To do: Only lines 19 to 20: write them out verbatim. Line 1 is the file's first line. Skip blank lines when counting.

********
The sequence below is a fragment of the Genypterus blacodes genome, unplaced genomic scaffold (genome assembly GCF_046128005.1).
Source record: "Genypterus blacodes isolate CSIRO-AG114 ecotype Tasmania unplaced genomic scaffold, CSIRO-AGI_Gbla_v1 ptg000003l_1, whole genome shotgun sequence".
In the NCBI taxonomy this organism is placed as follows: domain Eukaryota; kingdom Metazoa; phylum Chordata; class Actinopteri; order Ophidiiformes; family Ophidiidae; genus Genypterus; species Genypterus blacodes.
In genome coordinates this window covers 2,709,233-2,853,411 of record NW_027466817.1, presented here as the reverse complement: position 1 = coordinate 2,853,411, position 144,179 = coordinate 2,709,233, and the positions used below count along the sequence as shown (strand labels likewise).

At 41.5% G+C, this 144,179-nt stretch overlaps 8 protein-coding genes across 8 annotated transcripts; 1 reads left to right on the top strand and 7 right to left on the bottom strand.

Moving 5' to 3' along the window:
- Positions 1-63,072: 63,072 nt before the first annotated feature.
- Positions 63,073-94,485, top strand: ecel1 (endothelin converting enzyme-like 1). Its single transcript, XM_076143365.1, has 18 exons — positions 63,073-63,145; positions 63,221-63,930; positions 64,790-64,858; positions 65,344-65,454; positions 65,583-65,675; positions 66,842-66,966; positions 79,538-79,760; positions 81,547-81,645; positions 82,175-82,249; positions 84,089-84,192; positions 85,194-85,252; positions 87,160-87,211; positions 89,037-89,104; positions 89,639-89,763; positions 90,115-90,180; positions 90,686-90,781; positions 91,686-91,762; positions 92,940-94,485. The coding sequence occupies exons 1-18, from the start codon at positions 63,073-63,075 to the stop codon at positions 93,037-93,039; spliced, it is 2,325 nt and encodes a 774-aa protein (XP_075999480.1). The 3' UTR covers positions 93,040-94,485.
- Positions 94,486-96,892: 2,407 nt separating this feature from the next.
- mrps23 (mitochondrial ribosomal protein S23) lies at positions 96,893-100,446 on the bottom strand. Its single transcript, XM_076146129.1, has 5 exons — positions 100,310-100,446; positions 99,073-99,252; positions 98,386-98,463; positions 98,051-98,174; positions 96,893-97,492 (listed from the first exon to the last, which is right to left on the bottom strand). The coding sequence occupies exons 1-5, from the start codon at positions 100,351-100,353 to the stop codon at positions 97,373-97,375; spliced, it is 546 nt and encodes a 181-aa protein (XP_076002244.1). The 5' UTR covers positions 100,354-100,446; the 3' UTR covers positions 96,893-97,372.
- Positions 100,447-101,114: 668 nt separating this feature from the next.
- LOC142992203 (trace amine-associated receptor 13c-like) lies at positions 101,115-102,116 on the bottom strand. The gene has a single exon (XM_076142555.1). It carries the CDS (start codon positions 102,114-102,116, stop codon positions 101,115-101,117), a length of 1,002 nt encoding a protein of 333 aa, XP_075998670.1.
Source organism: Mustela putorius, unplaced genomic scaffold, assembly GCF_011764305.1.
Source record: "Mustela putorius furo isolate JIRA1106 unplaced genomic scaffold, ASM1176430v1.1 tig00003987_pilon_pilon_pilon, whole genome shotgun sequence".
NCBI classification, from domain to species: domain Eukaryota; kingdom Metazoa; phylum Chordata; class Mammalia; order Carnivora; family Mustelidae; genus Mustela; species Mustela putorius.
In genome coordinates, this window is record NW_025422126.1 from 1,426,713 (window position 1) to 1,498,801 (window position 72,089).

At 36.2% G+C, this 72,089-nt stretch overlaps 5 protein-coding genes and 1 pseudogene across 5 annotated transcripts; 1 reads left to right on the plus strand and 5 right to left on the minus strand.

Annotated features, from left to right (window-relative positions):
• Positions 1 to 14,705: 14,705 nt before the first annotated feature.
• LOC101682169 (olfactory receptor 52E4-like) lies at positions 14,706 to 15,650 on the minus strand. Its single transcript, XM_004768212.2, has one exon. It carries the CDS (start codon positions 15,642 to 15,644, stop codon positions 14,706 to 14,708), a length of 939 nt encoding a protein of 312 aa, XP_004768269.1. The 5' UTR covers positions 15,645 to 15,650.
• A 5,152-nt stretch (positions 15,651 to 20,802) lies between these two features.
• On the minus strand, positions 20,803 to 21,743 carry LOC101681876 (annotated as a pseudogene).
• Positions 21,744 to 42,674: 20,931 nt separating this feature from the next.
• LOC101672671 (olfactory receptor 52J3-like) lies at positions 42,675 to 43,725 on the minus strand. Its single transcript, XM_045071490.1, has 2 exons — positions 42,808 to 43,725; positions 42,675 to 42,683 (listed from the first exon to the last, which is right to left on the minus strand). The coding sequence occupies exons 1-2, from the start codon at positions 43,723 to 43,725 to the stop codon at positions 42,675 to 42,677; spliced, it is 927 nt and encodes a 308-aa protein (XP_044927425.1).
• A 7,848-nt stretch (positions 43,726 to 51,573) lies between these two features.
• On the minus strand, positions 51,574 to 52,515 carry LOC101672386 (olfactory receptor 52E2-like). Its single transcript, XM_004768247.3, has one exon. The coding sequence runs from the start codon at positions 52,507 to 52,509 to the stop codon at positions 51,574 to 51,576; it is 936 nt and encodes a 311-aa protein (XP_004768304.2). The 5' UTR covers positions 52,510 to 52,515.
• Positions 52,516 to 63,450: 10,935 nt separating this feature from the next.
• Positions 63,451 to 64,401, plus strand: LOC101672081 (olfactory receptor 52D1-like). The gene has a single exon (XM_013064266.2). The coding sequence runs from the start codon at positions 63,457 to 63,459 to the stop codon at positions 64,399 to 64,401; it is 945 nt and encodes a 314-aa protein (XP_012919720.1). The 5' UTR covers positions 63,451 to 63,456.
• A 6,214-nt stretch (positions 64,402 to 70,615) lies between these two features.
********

• Positions 1 to 14,705: 14,705 nt before the first annotated feature.
• LOC101682169 (olfactory receptor 52E4-like) lies at positions 14,706 to 15,650 on the minus strand. Its single transcript, XM_004768212.2, has one exon. It carries the CDS (start codon positions 15,642 to 15,644, stop codon positions 14,706 to 14,708), a length of 939 nt encoding a protein of 312 aa, XP_004768269.1. The 5' UTR covers positions 15,645 to 15,650.